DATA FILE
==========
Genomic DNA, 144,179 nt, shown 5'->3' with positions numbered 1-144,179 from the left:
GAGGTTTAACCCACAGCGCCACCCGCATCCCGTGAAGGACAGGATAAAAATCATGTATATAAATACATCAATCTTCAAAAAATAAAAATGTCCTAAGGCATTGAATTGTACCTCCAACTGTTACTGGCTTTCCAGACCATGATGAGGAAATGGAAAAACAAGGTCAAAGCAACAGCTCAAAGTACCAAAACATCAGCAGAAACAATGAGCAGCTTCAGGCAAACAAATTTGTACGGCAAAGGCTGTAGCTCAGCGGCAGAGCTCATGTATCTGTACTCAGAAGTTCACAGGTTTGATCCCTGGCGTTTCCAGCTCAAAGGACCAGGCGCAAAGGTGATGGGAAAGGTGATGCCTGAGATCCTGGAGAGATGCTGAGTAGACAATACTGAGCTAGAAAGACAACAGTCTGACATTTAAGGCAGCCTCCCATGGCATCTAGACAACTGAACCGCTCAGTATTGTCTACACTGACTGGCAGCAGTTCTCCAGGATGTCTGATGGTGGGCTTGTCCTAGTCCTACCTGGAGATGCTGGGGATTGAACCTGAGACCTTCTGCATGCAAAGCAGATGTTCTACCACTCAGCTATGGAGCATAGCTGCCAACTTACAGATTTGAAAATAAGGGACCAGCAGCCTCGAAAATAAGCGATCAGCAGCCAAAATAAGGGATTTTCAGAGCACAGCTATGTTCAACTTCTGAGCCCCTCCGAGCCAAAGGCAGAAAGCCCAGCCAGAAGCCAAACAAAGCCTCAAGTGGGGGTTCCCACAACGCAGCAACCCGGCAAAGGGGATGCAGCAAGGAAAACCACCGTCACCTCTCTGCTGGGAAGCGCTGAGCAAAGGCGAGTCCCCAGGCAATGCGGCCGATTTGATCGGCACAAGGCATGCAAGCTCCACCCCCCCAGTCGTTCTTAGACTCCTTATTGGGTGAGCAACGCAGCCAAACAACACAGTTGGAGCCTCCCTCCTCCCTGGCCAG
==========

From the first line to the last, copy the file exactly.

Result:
Genomic DNA, 144,179 nt, shown 5'->3' with positions numbered 1-144,179 from the left:
GAGGTTTAACCCACAGCGCCACCCGCATCCCGTGAAGGACAGGATAAAAATCATGTATATAAATACATCAATCTTCAAAAAATAAAAATGTCCTAAGGCATTGAATTGTACCTCCAACTGTTACTGGCTTTCCAGACCATGATGAGGAAATGGAAAAACAAGGTCAAAGCAACAGCTCAAAGTACCAAAACATCAGCAGAAACAATGAGCAGCTTCAGGCAAACAAATTTGTACGGCAAAGGCTGTAGCTCAGCGGCAGAGCTCATGTATCTGTACTCAGAAGTTCACAGGTTTGATCCCTGGCGTTTCCAGCTCAAAGGACCAGGCGCAAAGGTGATGGGAAAGGTGATGCCTGAGATCCTGGAGAGATGCTGAGTAGACAATACTGAGCTAGAAAGACAACAGTCTGACATTTAAGGCAGCCTCCCATGGCATCTAGACAACTGAACCGCTCAGTATTGTCTACACTGACTGGCAGCAGTTCTCCAGGATGTCTGATGGTGGGCTTGTCCTAGTCCTACCTGGAGATGCTGGGGATTGAACCTGAGACCTTCTGCATGCAAAGCAGATGTTCTACCACTCAGCTATGGAGCATAGCTGCCAACTTACAGATTTGAAAATAAGGGACCAGCAGCCTCGAAAATAAGCGATCAGCAGCCAAAATAAGGGATTTTCAGAGCACAGCTATGTTCAACTTCTGAGCCCCTCCGAGCCAAAGGCAGAAAGCCCAGCCAGAAGCCAAACAAAGCCTCAAGTGGGGGTTCCCACAACGCAGCAACCCGGCAAAGGGGATGCAGCAAGGAAAACCACCGTCACCTCTCTGCTGGGAAGCGCTGAGCAAAGGCGAGTCCCCAGGCAATGCGGCCGATTTGATCGGCACAAGGCATGCAAGCTCCACCCCCCCAGTCGTTCTTAGACTCCTTATTGGGTGAGCAACGCAGCCAAACAACACAGTTGGAGCCTCCCTCCTCCCTGGCCAG